It looks like you're using an Ad Blocker.
Please white-list or disable AboveTopSecret.com in your ad-blocking tool.
Some features of ATS will be disabled while you continue to use an ad-blocker.
(visit the link for the full news article)
Burma's top leader has agreed to let all foreign aid workers into the country for relief work in cyclone-hit areas, UN head Ban Ki-moon has said.
After talks in Burma's remote capital, Naypyidaw, with Gen Than Shwe, Mr Ban said the decision was a breakthrough.
But correspondents say Burma has a record of withdrawing promises made to the UN, and it is not clear how much access aid workers will get.
About 78,000 people died and 56,000 are missing after the 2 May cyclone.
The BBC's Chris Hogg in Bangkok, Thailand, says one of the first priorities for foreign experts was to get a more accurate picture of needs on the ground.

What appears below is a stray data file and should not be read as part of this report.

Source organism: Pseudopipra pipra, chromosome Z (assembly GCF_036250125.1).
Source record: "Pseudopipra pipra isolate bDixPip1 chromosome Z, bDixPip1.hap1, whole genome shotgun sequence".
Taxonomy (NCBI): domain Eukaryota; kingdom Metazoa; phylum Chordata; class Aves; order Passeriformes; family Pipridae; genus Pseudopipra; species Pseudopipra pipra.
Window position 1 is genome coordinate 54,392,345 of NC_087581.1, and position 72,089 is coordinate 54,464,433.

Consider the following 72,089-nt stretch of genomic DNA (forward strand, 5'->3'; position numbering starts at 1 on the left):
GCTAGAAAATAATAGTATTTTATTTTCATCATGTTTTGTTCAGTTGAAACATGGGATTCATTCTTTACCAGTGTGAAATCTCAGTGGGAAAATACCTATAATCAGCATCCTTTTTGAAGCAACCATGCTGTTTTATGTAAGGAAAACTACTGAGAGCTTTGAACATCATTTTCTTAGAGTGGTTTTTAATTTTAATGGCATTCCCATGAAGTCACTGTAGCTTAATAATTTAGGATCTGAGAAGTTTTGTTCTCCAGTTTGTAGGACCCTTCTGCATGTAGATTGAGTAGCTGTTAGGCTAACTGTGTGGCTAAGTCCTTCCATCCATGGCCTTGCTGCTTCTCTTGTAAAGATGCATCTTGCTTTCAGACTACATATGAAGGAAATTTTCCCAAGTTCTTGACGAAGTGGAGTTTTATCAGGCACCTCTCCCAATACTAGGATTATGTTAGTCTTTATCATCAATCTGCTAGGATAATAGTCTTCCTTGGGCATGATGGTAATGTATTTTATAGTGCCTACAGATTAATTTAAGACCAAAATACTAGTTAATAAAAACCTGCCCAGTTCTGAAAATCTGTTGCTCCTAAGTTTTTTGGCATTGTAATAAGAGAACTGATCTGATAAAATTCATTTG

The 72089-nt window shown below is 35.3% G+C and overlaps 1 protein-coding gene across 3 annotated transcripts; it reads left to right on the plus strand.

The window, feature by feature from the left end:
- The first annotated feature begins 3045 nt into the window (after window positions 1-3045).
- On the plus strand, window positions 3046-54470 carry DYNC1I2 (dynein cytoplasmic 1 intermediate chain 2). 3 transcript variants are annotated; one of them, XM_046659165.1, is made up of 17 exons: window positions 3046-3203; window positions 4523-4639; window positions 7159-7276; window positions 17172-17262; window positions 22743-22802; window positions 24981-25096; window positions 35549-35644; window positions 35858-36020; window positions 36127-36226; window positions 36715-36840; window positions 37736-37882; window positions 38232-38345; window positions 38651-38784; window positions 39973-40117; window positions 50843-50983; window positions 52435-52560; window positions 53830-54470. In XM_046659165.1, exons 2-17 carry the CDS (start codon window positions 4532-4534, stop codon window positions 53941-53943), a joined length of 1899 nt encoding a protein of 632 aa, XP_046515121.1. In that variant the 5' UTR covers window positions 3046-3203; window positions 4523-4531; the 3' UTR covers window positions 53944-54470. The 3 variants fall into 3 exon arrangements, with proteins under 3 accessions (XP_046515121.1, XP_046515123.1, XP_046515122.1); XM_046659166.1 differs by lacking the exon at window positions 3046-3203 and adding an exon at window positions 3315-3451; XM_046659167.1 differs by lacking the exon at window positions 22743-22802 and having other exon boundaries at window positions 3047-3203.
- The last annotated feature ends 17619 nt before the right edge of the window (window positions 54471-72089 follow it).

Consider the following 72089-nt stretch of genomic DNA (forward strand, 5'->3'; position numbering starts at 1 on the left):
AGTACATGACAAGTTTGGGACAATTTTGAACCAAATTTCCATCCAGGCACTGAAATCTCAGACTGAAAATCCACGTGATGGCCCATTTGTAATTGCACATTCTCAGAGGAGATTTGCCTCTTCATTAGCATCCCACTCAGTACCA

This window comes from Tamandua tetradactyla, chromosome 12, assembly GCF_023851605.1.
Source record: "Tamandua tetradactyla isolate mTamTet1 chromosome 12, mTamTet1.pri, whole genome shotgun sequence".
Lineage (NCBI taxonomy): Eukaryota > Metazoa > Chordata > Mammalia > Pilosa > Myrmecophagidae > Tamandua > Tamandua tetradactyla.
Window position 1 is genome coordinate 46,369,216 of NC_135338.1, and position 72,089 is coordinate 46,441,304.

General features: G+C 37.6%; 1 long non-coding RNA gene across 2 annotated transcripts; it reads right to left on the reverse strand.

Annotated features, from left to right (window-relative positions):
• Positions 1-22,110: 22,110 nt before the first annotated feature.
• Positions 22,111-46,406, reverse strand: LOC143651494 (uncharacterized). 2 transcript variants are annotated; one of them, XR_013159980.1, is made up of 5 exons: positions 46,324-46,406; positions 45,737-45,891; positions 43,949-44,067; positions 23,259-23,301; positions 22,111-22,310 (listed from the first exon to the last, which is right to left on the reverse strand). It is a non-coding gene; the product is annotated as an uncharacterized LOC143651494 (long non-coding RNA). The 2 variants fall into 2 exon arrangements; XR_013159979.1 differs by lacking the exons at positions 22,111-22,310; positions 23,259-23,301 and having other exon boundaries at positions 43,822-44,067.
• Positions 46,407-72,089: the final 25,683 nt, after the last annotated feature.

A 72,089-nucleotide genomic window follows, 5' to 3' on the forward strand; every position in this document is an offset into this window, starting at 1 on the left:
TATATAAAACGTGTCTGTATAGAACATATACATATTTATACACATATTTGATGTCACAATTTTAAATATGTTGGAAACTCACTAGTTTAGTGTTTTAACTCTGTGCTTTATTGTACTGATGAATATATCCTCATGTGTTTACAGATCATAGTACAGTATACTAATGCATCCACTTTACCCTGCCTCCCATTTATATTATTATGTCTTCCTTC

But it is not clear whether they will be granted unfettered access to the worst-affected areas.
Nor is it clear whether Gen Than has agreed to give visas to foreign aid workers or let them into the Irrawaddy Delta to deliver aid.
The offer also does not specify whether both civilian and military aid workers are included.
Burma has so far refused entry to foreign military personnel, and has asked for helicopters from further afield, mainly Africa, rather than use US helicopters stationed off its coast.